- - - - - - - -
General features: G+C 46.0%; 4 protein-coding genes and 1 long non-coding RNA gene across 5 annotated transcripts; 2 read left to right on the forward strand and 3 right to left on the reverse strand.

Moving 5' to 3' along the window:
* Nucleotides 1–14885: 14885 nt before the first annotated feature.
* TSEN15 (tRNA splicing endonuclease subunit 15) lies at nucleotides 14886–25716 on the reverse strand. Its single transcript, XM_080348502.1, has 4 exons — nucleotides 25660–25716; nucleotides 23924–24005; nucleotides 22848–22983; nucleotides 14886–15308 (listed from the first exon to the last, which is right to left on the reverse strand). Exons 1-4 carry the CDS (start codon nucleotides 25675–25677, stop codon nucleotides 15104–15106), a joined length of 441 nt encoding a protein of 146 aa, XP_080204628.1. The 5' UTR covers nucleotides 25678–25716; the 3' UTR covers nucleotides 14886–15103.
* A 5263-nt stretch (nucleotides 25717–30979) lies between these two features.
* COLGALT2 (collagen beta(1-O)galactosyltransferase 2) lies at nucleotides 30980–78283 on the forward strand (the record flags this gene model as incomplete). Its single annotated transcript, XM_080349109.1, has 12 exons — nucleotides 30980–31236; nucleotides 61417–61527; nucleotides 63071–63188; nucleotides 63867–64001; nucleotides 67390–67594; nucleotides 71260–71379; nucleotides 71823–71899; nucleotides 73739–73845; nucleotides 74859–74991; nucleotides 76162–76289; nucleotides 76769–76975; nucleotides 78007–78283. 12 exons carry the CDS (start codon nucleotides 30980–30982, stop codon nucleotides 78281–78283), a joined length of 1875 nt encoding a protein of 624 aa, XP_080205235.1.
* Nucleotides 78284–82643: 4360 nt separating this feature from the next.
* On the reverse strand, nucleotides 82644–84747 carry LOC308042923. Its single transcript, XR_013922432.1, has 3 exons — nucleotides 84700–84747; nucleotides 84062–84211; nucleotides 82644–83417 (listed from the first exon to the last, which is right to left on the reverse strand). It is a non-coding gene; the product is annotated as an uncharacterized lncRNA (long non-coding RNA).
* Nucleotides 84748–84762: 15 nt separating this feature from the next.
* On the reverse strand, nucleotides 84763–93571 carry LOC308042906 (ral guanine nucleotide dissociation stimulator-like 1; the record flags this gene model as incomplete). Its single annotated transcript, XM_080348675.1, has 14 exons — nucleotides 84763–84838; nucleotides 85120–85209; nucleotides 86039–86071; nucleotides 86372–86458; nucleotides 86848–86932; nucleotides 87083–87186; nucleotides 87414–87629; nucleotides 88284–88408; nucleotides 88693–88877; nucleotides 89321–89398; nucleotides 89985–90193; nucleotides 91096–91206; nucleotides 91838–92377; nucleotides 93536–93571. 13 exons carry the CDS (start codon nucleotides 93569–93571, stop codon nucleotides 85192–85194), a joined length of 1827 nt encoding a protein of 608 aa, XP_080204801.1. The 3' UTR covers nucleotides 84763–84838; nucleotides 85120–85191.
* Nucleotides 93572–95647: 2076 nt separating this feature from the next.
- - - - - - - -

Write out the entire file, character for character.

General features: G+C 46.0%; 4 protein-coding genes and 1 long non-coding RNA gene across 5 annotated transcripts; 2 read left to right on the forward strand and 3 right to left on the reverse strand.

Moving 5' to 3' along the window:
* Nucleotides 1–14885: 14885 nt before the first annotated feature.
* TSEN15 (tRNA splicing endonuclease subunit 15) lies at nucleotides 14886–25716 on the reverse strand. Its single transcript, XM_080348502.1, has 4 exons — nucleotides 25660–25716; nucleotides 23924–24005; nucleotides 22848–22983; nucleotides 14886–15308 (listed from the first exon to the last, which is right to left on the reverse strand). Exons 1-4 carry the CDS (start codon nucleotides 25675–25677, stop codon nucleotides 15104–15106), a joined length of 441 nt encoding a protein of 146 aa, XP_080204628.1. The 5' UTR covers nucleotides 25678–25716; the 3' UTR covers nucleotides 14886–15103.
* A 5263-nt stretch (nucleotides 25717–30979) lies between these two features.
* COLGALT2 (collagen beta(1-O)galactosyltransferase 2) lies at nucleotides 30980–78283 on the forward strand (the record flags this gene model as incomplete). Its single annotated transcript, XM_080349109.1, has 12 exons — nucleotides 30980–31236; nucleotides 61417–61527; nucleotides 63071–63188; nucleotides 63867–64001; nucleotides 67390–67594; nucleotides 71260–71379; nucleotides 71823–71899; nucleotides 73739–73845; nucleotides 74859–74991; nucleotides 76162–76289; nucleotides 76769–76975; nucleotides 78007–78283. 12 exons carry the CDS (start codon nucleotides 30980–30982, stop codon nucleotides 78281–78283), a joined length of 1875 nt encoding a protein of 624 aa, XP_080205235.1.
* Nucleotides 78284–82643: 4360 nt separating this feature from the next.
* On the reverse strand, nucleotides 82644–84747 carry LOC308042923. Its single transcript, XR_013922432.1, has 3 exons — nucleotides 84700–84747; nucleotides 84062–84211; nucleotides 82644–83417 (listed from the first exon to the last, which is right to left on the reverse strand). It is a non-coding gene; the product is annotated as an uncharacterized lncRNA (long non-coding RNA).
* Nucleotides 84748–84762: 15 nt separating this feature from the next.
* On the reverse strand, nucleotides 84763–93571 carry LOC308042906 (ral guanine nucleotide dissociation stimulator-like 1; the record flags this gene model as incomplete). Its single annotated transcript, XM_080348675.1, has 14 exons — nucleotides 84763–84838; nucleotides 85120–85209; nucleotides 86039–86071; nucleotides 86372–86458; nucleotides 86848–86932; nucleotides 87083–87186; nucleotides 87414–87629; nucleotides 88284–88408; nucleotides 88693–88877; nucleotides 89321–89398; nucleotides 89985–90193; nucleotides 91096–91206; nucleotides 91838–92377; nucleotides 93536–93571. 13 exons carry the CDS (start codon nucleotides 93569–93571, stop codon nucleotides 85192–85194), a joined length of 1827 nt encoding a protein of 608 aa, XP_080204801.1. The 3' UTR covers nucleotides 84763–84838; nucleotides 85120–85191.
* Nucleotides 93572–95647: 2076 nt separating this feature from the next.